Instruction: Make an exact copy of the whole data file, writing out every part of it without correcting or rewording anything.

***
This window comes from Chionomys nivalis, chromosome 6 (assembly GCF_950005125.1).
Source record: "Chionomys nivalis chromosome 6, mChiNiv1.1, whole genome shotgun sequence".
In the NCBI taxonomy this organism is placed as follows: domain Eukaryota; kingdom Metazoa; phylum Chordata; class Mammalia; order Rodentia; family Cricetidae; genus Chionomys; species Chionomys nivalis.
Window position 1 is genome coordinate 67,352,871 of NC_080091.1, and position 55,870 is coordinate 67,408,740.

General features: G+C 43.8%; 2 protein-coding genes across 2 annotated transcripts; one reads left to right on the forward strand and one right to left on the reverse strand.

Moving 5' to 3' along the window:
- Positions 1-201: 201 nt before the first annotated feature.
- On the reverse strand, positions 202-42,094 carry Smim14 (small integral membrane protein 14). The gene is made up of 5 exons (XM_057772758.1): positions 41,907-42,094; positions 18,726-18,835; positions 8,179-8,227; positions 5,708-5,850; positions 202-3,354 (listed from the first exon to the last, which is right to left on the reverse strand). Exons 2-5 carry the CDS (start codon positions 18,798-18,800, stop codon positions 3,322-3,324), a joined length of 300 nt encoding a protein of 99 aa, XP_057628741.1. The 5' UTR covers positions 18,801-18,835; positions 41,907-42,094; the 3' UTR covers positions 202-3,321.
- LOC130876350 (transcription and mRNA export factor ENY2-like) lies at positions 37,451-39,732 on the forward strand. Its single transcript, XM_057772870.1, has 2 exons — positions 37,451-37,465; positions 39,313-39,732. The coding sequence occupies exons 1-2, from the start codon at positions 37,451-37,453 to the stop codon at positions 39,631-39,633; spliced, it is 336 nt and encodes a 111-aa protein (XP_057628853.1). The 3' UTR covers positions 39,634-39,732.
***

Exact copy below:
This window comes from Chionomys nivalis, chromosome 6 (assembly GCF_950005125.1).
Source record: "Chionomys nivalis chromosome 6, mChiNiv1.1, whole genome shotgun sequence".
In the NCBI taxonomy this organism is placed as follows: domain Eukaryota; kingdom Metazoa; phylum Chordata; class Mammalia; order Rodentia; family Cricetidae; genus Chionomys; species Chionomys nivalis.
Window position 1 is genome coordinate 67,352,871 of NC_080091.1, and position 55,870 is coordinate 67,408,740.

General features: G+C 43.8%; 2 protein-coding genes across 2 annotated transcripts; one reads left to right on the forward strand and one right to left on the reverse strand.

Moving 5' to 3' along the window:
- Positions 1-201: 201 nt before the first annotated feature.
- On the reverse strand, positions 202-42,094 carry Smim14 (small integral membrane protein 14). The gene is made up of 5 exons (XM_057772758.1): positions 41,907-42,094; positions 18,726-18,835; positions 8,179-8,227; positions 5,708-5,850; positions 202-3,354 (listed from the first exon to the last, which is right to left on the reverse strand). Exons 2-5 carry the CDS (start codon positions 18,798-18,800, stop codon positions 3,322-3,324), a joined length of 300 nt encoding a protein of 99 aa, XP_057628741.1. The 5' UTR covers positions 18,801-18,835; positions 41,907-42,094; the 3' UTR covers positions 202-3,321.
- LOC130876350 (transcription and mRNA export factor ENY2-like) lies at positions 37,451-39,732 on the forward strand. Its single transcript, XM_057772870.1, has 2 exons — positions 37,451-37,465; positions 39,313-39,732. The coding sequence occupies exons 1-2, from the start codon at positions 37,451-37,453 to the stop codon at positions 39,631-39,633; spliced, it is 336 nt and encodes a 111-aa protein (XP_057628853.1). The 3' UTR covers positions 39,634-39,732.